For many around the world, the Easter Bunny and colorful eggs have become synonymous with Easter celebrations. Among Latter-day Saint families, these playful symbols might also make an appearance, primarily for the joy and delight of children. While the Church of Jesus Christ of Latter-day Saints does not officially discourage such traditions, it’s essential to note that they hold no religious significance in Mormon doctrine. As previously mentioned, for Mormons, the heart of Easter lies in its profound religious message: a celebration of the promise of eternal life through Jesus Christ. The whimsical traditions are secondary to this deeply spiritual focus.

Do Mormons Observe Ash Wednesday, Lent, or Holy Week?

Members of The Church of Jesus Christ of Latter-day Saints, do not traditionally observe Ash Wednesday, Lent, or Holy Week as many other Christian denominations do. While they deeply respect the practices and traditions of other Christian groups, these specific observances are not part of the LDS religious experience. Instead, Mormons focus on the significance of the Atonement and the resurrection of Jesus Christ, especially during the Easter season. However, individual Latter-day Saints may choose to observe these practices on a personal level for spiritual growth or reflection.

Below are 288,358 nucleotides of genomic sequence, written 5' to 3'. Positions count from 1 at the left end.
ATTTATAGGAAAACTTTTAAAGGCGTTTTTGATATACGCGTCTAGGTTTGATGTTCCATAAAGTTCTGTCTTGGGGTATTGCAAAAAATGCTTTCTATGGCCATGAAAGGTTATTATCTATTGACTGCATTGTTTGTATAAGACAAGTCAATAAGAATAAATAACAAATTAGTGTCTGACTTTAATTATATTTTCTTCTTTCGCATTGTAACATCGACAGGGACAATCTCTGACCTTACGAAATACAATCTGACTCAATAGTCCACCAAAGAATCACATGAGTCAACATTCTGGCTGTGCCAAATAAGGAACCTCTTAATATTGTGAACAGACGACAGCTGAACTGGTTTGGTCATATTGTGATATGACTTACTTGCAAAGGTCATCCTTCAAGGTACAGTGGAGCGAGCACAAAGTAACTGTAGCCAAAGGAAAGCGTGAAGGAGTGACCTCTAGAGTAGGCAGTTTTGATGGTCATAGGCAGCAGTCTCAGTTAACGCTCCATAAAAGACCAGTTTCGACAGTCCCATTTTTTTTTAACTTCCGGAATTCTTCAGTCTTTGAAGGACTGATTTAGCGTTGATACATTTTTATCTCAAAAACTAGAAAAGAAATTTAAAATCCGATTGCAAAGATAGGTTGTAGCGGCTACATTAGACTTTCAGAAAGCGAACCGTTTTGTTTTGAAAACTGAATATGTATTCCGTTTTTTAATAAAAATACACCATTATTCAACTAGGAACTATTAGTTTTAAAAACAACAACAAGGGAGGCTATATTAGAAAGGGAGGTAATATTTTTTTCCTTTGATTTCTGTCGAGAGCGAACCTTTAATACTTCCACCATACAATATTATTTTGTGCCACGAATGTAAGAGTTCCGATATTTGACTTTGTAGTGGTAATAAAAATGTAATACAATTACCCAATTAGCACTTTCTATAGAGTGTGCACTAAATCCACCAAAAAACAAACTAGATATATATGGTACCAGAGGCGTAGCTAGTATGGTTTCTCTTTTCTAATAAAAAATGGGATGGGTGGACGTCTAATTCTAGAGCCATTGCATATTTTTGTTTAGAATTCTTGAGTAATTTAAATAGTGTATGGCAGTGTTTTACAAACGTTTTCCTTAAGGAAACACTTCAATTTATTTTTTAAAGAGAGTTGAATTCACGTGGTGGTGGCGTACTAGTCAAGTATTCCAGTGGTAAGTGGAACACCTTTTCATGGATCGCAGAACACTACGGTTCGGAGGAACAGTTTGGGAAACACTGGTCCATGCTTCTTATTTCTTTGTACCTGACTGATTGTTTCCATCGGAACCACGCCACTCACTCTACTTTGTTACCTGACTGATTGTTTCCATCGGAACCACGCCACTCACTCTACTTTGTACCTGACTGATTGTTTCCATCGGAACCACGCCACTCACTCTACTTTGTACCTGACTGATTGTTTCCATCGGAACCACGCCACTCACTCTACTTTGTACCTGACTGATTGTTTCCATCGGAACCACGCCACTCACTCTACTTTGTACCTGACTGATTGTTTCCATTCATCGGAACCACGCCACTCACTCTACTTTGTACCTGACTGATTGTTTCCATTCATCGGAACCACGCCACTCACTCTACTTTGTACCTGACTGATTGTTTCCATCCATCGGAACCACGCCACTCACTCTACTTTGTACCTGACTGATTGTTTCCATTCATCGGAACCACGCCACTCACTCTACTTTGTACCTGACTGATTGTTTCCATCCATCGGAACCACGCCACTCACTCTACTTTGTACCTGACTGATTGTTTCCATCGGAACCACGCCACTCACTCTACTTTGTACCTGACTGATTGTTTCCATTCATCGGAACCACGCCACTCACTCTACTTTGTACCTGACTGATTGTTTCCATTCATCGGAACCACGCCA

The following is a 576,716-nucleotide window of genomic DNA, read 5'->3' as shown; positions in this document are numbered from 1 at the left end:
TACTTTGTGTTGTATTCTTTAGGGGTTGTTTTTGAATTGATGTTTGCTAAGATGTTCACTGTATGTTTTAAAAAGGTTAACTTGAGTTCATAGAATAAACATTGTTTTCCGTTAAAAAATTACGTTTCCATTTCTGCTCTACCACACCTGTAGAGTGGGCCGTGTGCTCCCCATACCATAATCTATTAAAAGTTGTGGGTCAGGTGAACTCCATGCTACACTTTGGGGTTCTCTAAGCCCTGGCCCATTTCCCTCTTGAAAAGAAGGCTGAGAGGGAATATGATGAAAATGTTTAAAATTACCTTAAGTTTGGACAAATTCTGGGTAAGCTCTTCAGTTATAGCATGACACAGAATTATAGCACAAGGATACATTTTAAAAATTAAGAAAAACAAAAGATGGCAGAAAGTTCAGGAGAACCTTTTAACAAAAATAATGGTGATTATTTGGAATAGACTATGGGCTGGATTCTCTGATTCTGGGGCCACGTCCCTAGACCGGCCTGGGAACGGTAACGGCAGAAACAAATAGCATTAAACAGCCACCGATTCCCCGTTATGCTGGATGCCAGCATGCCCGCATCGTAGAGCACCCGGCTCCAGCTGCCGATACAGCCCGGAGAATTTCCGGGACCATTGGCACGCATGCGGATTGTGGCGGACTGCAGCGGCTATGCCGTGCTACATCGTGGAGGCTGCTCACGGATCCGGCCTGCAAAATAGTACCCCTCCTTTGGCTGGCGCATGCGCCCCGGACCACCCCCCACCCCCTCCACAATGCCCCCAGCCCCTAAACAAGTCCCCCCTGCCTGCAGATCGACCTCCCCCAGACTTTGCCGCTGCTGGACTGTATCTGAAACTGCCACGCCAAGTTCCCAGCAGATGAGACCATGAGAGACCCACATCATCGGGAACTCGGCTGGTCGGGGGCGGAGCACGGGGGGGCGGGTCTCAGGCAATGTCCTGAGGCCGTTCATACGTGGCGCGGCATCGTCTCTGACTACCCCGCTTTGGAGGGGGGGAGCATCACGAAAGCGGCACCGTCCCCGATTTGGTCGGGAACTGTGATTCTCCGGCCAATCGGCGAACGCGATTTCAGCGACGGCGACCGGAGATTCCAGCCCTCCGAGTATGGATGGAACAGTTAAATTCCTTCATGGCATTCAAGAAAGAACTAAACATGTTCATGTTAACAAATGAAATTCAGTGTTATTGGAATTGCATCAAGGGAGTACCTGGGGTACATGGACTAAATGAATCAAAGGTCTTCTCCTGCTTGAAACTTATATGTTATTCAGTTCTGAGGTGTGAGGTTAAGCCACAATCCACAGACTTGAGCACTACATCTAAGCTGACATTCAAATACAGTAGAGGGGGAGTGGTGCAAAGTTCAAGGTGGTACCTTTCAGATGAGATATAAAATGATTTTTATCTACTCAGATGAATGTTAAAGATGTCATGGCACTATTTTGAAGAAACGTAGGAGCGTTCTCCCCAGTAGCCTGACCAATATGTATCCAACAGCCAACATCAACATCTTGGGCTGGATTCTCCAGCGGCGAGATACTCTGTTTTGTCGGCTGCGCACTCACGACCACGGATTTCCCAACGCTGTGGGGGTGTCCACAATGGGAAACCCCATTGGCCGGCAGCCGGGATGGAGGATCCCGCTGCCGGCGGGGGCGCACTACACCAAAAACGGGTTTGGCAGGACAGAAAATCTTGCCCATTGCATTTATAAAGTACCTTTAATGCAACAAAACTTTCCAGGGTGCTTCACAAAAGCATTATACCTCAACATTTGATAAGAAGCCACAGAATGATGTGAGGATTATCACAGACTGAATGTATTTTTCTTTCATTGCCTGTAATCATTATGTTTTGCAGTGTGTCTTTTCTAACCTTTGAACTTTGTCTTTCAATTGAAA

Do Mormons recognize Palm Sunday?

Palm Sunday, which commemorates Jesus Christ’s triumphant entry into Jerusalem, is observed by many Christian denominations. While Mormons, or members of The Church of Jesus Christ of Latter-day Saints, are aware of and respect the significance of Palm Sunday, it is not traditionally celebrated with the same emphasis or specific rituals as in some other Christian churches. Instead, the focus for Latter-day Saints during the time leading up to Easter is on the events of the Savior’s Atonement and Resurrection. However, individual Mormons might personally reflect on the events of Palm Sunday and its importance in the timeline of Holy Week.

Do Mormons Believe In The Resurrection? 

LDS Church Building

The Church of Jesus Christ of Latter-day Saints places a significant emphasis on the resurrection of Jesus Christ. This focus is evident not only in teachings and celebrations but also in the very architecture of their places of worship.

Unlike many Christian denominations that feature crosses atop their churches, LDS churches are notably absent of this symbol. This absence is not due to a lack of reverence for the crucifixion but rather a deliberate choice to emphasize the resurrection and the living Christ. Latter-day Saints prefer to focus on the triumphant message that Christ is alive.

In place of crosses, LDS church buildings are adorned with steeples that point towards the heavens. These steeples serve a dual purpose. Firstly, they are a testament to the belief in a living Christ, emphasizing His victory over death and His current role in the heavens. Secondly, they act as a poignant reminder to the members of the church about the promise of our eventual resurrection and ascension into heaven. For Latter-day Saints, the steeple is a symbol of hope, a beacon pointing towards a future reunion with the divine and loved ones.